If you are interested in DSGE models in general there is a sub-group in the Global Monetary Policy Network at Linkedin on the topic. Join GMPN here and the DSGE sub-group here.

Property rights and banking crisis – towards a “Financial Constitution”

I just found a great paper – “A Coasean Approach to Bank Resolution Policy in the Eurozone” – on banking resolution by Gregory Connor and Brian O’Kelly. Here is the abstract:

“The Eurozone needs a bank resolution regime that can work across seventeen independent nations of diverse sizes with varying levels of financial development, limited fiscal co- responsibility, and with systemic instability induced by quick and low-cost deposit transfers across borders. We advocate a Coasean approach to bank resolution policy in the Eurozone, which emphasises clear and consistent contracts and makes explicit the public ownership of the externality costs of bank distress. A variety of resolution mechanisms are compared including bank debt holder bail-in, prompt corrective action, and contingent convertible bonds. We argue that the “dilute-in” of bank debt holders via contingent convertibility provides a clearer and simpler Coasean bargain for the Eurozone than the more conventional alternatives of debt holder bail-in or prompt corrective action.”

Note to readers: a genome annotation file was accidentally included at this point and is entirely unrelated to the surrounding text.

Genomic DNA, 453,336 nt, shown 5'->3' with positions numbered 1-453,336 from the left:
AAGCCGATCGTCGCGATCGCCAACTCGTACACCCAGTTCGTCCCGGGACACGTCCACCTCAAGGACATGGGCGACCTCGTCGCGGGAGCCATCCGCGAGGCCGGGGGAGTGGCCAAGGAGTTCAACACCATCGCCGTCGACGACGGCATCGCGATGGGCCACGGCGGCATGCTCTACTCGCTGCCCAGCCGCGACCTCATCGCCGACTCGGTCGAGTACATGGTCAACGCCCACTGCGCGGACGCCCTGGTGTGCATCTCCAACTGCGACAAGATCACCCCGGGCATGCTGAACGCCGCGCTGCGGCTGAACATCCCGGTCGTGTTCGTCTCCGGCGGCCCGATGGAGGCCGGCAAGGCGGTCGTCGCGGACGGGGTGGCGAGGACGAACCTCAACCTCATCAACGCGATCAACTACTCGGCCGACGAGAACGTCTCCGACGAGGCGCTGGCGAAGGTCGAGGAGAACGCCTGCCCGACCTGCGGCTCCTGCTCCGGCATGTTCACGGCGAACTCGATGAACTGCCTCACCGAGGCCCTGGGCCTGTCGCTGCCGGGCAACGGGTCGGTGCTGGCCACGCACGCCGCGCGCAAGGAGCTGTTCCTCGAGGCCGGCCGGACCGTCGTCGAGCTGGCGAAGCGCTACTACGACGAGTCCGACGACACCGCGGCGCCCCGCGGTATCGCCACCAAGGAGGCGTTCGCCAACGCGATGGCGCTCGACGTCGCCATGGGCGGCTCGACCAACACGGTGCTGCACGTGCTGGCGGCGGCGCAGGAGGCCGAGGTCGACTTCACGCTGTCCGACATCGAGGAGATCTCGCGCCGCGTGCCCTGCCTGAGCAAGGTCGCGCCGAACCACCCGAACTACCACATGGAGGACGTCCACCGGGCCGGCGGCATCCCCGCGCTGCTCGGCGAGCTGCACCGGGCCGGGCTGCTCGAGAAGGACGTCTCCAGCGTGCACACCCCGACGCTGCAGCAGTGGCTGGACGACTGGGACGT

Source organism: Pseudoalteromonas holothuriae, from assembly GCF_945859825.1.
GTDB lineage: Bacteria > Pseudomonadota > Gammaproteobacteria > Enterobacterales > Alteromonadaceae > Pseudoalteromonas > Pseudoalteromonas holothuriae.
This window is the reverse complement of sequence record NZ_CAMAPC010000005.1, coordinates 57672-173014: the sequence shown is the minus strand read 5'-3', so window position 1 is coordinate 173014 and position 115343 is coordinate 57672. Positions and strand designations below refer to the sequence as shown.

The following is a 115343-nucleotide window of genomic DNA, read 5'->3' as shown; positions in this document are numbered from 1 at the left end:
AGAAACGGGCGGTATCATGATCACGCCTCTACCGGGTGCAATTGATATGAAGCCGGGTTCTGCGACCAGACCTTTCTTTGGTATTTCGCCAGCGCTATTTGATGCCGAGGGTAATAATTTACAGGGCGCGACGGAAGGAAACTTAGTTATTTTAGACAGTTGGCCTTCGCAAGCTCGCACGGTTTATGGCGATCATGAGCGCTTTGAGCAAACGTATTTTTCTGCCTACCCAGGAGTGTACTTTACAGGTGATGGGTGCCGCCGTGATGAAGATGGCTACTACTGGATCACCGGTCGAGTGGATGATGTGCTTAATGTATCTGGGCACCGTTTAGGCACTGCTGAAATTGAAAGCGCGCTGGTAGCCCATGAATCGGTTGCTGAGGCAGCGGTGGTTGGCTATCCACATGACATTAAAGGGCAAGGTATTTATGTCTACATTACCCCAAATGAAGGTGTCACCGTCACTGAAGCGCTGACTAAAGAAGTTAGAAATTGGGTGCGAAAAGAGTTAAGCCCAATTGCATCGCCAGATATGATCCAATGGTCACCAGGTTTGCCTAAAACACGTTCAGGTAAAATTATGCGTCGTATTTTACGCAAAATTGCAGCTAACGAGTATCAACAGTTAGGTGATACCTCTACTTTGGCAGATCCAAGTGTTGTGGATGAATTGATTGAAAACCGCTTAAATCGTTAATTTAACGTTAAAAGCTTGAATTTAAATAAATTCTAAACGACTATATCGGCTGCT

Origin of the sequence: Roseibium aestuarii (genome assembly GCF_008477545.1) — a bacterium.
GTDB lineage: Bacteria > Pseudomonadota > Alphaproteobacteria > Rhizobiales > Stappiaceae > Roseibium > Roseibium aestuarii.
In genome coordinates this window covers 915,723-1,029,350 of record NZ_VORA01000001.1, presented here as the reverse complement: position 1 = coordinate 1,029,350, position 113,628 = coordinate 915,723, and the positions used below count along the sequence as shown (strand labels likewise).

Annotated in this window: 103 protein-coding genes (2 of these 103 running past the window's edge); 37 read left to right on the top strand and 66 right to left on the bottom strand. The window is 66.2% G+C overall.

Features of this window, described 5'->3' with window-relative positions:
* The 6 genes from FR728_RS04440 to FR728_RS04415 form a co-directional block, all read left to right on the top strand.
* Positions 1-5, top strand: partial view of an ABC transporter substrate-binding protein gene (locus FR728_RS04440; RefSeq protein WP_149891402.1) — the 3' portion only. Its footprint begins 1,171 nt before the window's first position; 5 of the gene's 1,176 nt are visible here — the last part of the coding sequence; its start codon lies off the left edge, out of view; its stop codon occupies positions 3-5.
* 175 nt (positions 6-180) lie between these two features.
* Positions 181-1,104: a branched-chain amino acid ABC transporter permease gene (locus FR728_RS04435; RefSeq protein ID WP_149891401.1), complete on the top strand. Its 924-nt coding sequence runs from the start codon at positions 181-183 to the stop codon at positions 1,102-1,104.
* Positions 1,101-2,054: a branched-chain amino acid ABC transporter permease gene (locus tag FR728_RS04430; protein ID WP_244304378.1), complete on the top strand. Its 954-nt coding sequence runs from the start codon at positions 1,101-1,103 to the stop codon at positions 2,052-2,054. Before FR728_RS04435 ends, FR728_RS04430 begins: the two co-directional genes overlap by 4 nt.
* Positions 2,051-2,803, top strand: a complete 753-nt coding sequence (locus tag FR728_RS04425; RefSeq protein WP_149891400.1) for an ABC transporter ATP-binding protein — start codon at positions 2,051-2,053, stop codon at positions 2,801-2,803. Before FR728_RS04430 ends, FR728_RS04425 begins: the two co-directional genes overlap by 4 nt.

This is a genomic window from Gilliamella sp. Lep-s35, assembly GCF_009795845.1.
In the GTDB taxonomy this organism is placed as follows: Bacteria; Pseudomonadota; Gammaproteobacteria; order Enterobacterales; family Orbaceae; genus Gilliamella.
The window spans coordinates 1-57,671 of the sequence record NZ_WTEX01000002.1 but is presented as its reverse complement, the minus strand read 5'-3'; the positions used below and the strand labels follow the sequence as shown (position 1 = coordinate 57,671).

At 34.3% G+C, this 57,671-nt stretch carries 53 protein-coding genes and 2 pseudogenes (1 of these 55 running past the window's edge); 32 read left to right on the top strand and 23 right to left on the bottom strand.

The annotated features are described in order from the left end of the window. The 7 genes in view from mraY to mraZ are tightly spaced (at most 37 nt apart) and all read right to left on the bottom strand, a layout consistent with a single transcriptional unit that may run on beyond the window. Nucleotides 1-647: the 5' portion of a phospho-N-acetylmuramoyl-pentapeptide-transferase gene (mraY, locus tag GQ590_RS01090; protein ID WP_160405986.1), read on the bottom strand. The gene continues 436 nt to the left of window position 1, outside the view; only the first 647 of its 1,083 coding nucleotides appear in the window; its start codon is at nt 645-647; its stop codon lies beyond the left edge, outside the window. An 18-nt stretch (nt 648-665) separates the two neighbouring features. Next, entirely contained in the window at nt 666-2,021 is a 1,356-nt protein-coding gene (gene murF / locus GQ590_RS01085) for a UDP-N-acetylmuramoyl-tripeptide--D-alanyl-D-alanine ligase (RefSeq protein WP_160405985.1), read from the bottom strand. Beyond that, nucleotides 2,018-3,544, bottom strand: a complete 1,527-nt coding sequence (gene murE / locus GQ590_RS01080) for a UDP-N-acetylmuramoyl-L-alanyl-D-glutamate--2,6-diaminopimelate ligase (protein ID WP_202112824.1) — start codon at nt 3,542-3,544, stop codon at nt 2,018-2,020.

I found the paper as I was searching the internet for papers on banking regulation and property rights theory. If we fundamentally want to understand banking crisis we should understand incentives and property rights.

Who owns “profits” and “liability”? Who will be paying the bills? The banks’ owners, the clients, the employees, the bank management or the taxpayers? If property rights are badly defined or there are incentive conflicts we will get banking troubles.